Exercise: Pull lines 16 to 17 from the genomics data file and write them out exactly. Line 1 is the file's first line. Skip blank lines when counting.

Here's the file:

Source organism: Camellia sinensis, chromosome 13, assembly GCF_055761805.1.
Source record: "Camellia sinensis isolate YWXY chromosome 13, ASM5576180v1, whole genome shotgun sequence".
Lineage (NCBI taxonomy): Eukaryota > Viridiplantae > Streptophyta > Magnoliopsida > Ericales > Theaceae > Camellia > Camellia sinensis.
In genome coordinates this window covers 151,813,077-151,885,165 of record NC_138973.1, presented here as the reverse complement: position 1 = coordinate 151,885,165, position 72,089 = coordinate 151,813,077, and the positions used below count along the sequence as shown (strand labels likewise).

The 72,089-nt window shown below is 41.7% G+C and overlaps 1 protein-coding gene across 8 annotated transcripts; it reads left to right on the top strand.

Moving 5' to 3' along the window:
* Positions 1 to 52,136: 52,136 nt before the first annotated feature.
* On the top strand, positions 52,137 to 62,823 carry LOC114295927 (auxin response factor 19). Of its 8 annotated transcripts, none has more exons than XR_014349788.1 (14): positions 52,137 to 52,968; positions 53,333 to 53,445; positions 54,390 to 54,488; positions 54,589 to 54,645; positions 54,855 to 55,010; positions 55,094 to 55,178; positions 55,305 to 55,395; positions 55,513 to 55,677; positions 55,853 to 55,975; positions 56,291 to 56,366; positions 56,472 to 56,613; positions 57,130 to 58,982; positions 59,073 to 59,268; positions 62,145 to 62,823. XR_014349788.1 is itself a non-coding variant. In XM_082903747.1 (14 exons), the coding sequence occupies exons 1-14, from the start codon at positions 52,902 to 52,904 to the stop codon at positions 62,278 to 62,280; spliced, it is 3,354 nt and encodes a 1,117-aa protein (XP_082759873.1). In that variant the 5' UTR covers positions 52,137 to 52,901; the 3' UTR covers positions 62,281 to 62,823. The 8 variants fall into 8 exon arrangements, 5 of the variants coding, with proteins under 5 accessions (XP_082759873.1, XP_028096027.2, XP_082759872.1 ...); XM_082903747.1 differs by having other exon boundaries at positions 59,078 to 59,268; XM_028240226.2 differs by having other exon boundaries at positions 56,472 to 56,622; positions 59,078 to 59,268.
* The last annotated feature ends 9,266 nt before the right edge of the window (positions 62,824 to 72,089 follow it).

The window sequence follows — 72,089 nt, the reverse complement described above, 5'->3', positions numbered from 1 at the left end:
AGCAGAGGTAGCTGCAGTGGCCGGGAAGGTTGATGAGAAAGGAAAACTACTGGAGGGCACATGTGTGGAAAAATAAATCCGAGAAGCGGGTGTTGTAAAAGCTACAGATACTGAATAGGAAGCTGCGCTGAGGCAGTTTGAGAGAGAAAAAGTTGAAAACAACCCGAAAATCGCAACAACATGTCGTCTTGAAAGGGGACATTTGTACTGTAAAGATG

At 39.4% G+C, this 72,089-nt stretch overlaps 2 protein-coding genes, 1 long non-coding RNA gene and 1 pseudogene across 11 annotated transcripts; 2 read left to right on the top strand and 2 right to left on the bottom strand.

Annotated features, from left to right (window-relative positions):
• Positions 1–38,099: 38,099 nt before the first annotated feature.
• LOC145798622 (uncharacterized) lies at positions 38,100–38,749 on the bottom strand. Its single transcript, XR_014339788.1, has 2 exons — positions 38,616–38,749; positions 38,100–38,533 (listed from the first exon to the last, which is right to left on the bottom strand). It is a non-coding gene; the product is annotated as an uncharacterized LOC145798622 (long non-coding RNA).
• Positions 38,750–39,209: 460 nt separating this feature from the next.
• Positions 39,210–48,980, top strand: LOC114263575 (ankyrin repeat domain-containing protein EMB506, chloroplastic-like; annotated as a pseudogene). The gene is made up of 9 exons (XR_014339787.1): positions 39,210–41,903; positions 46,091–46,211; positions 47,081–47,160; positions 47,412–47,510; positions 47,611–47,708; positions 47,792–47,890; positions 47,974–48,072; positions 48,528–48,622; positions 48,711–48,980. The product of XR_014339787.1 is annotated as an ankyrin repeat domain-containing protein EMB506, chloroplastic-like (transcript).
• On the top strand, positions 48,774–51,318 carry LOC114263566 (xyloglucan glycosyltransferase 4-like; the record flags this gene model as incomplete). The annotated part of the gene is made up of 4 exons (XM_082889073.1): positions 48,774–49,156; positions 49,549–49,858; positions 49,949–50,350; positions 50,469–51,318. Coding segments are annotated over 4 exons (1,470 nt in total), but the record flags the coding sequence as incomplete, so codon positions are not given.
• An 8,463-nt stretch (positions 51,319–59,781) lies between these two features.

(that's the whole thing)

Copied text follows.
• Positions 38,750–39,209: 460 nt separating this feature from the next.
• Positions 39,210–48,980, top strand: LOC114263575 (ankyrin repeat domain-containing protein EMB506, chloroplastic-like; annotated as a pseudogene). The gene is made up of 9 exons (XR_014339787.1): positions 39,210–41,903; positions 46,091–46,211; positions 47,081–47,160; positions 47,412–47,510; positions 47,611–47,708; positions 47,792–47,890; positions 47,974–48,072; positions 48,528–48,622; positions 48,711–48,980. The product of XR_014339787.1 is annotated as an ankyrin repeat domain-containing protein EMB506, chloroplastic-like (transcript).